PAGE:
Glaucoma causes damage to the optic nerve by various mechanisms, such as increased intraocular pressure, decreased blood flow and poor outflow of intraocular fluid. This can lead to irreversible vision loss.
Tetrahydrocannabinol (THC) is known for its ability to reduce intraocular pressure and at the same time protect the nerve tissue. Inhalation or peroral consumption of cannabis can reduce the pressure to three to four hours; however, the problem is its low and variable bioavailability as well as psychoactivity.
Also, penetration into intraocular tissue after direct application to the eye is limited by the low solubility of THC in water.
Especially promising is a nano-emulsion containing liquid particles of THC-VHS hundreds of nanometers in size, dispersed in another liquid.
A few years ago, American chemists from the University of Mississippi in Oxford modified the THC molecule to improve its solubility. They patented their invention as Δ9-tetrahydrocannabinol-valine-hemisuccinate (THC-VHS) and currently are testing methods of its effective administration.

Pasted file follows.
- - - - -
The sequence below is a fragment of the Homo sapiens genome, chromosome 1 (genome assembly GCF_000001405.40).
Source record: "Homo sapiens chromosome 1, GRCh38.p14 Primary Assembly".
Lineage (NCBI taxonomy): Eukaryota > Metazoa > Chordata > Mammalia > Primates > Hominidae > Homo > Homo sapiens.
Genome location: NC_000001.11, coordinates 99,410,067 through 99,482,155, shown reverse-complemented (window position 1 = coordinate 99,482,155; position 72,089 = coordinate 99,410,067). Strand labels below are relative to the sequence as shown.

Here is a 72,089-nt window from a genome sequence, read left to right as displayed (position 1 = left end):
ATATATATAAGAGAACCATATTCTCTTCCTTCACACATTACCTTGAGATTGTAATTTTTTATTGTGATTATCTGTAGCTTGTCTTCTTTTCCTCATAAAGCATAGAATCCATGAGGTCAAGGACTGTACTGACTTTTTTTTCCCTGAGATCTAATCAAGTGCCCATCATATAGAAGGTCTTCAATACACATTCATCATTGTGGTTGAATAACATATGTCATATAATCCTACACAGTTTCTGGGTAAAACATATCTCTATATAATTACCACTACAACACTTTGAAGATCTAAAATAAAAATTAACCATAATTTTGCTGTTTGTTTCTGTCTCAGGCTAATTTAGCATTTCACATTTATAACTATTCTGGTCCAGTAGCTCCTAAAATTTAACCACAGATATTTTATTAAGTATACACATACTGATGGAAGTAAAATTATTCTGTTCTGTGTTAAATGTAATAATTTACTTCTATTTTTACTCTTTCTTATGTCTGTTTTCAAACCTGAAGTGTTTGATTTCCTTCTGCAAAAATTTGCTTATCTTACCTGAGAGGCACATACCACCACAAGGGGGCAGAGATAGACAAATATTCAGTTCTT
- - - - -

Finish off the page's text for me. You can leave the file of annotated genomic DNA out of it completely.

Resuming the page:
Especially promising is a nano-emulsion containing liquid particles of THC-VHS hundreds of nanometers in size, dispersed in another liquid. The THC-VHS nano-emulsion was more effective in tests on rabbits compared to the commercial drugs timolol and latanaprost. Future plans include testing on other biological models and a longer duration of application.
Author: Tibor Béres
Source: Cannabis Therapy Vol. 2
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